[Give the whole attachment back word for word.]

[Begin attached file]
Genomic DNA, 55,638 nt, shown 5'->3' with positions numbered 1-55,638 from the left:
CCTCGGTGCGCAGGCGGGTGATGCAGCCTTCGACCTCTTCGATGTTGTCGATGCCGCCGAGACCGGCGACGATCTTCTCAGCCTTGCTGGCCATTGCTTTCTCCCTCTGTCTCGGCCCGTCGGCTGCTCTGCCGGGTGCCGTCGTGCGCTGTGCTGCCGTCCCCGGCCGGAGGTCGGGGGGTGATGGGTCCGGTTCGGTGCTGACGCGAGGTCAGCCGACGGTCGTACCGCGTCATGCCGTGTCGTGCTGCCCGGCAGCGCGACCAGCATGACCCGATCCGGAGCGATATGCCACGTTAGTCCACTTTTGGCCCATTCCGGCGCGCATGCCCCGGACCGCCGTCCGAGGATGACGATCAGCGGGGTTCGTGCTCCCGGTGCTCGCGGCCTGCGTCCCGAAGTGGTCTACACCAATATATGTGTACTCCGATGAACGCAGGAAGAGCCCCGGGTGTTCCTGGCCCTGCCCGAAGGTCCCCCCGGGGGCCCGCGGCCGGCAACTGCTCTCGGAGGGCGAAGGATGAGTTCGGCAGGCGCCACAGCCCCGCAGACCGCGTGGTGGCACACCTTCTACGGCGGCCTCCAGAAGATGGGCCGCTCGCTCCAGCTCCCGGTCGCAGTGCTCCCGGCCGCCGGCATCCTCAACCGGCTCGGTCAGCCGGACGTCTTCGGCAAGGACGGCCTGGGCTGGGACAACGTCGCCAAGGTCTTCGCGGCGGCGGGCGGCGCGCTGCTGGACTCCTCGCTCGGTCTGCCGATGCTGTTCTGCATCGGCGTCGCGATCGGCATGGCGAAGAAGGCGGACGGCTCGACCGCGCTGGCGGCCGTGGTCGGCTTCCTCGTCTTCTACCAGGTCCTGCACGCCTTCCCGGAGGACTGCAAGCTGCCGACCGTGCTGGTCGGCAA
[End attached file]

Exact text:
Genomic DNA, 55,638 nt, shown 5'->3' with positions numbered 1-55,638 from the left:
CCTCGGTGCGCAGGCGGGTGATGCAGCCTTCGACCTCTTCGATGTTGTCGATGCCGCCGAGACCGGCGACGATCTTCTCAGCCTTGCTGGCCATTGCTTTCTCCCTCTGTCTCGGCCCGTCGGCTGCTCTGCCGGGTGCCGTCGTGCGCTGTGCTGCCGTCCCCGGCCGGAGGTCGGGGGGTGATGGGTCCGGTTCGGTGCTGACGCGAGGTCAGCCGACGGTCGTACCGCGTCATGCCGTGTCGTGCTGCCCGGCAGCGCGACCAGCATGACCCGATCCGGAGCGATATGCCACGTTAGTCCACTTTTGGCCCATTCCGGCGCGCATGCCCCGGACCGCCGTCCGAGGATGACGATCAGCGGGGTTCGTGCTCCCGGTGCTCGCGGCCTGCGTCCCGAAGTGGTCTACACCAATATATGTGTACTCCGATGAACGCAGGAAGAGCCCCGGGTGTTCCTGGCCCTGCCCGAAGGTCCCCCCGGGGGCCCGCGGCCGGCAACTGCTCTCGGAGGGCGAAGGATGAGTTCGGCAGGCGCCACAGCCCCGCAGACCGCGTGGTGGCACACCTTCTACGGCGGCCTCCAGAAGATGGGCCGCTCGCTCCAGCTCCCGGTCGCAGTGCTCCCGGCCGCCGGCATCCTCAACCGGCTCGGTCAGCCGGACGTCTTCGGCAAGGACGGCCTGGGCTGGGACAACGTCGCCAAGGTCTTCGCGGCGGCGGGCGGCGCGCTGCTGGACTCCTCGCTCGGTCTGCCGATGCTGTTCTGCATCGGCGTCGCGATCGGCATGGCGAAGAAGGCGGACGGCTCGACCGCGCTGGCGGCCGTGGTCGGCTTCCTCGTCTTCTACCAGGTCCTGCACGCCTTCCCGGAGGACTGCAAGCTGCCGACCGTGCTGGTCGGCAA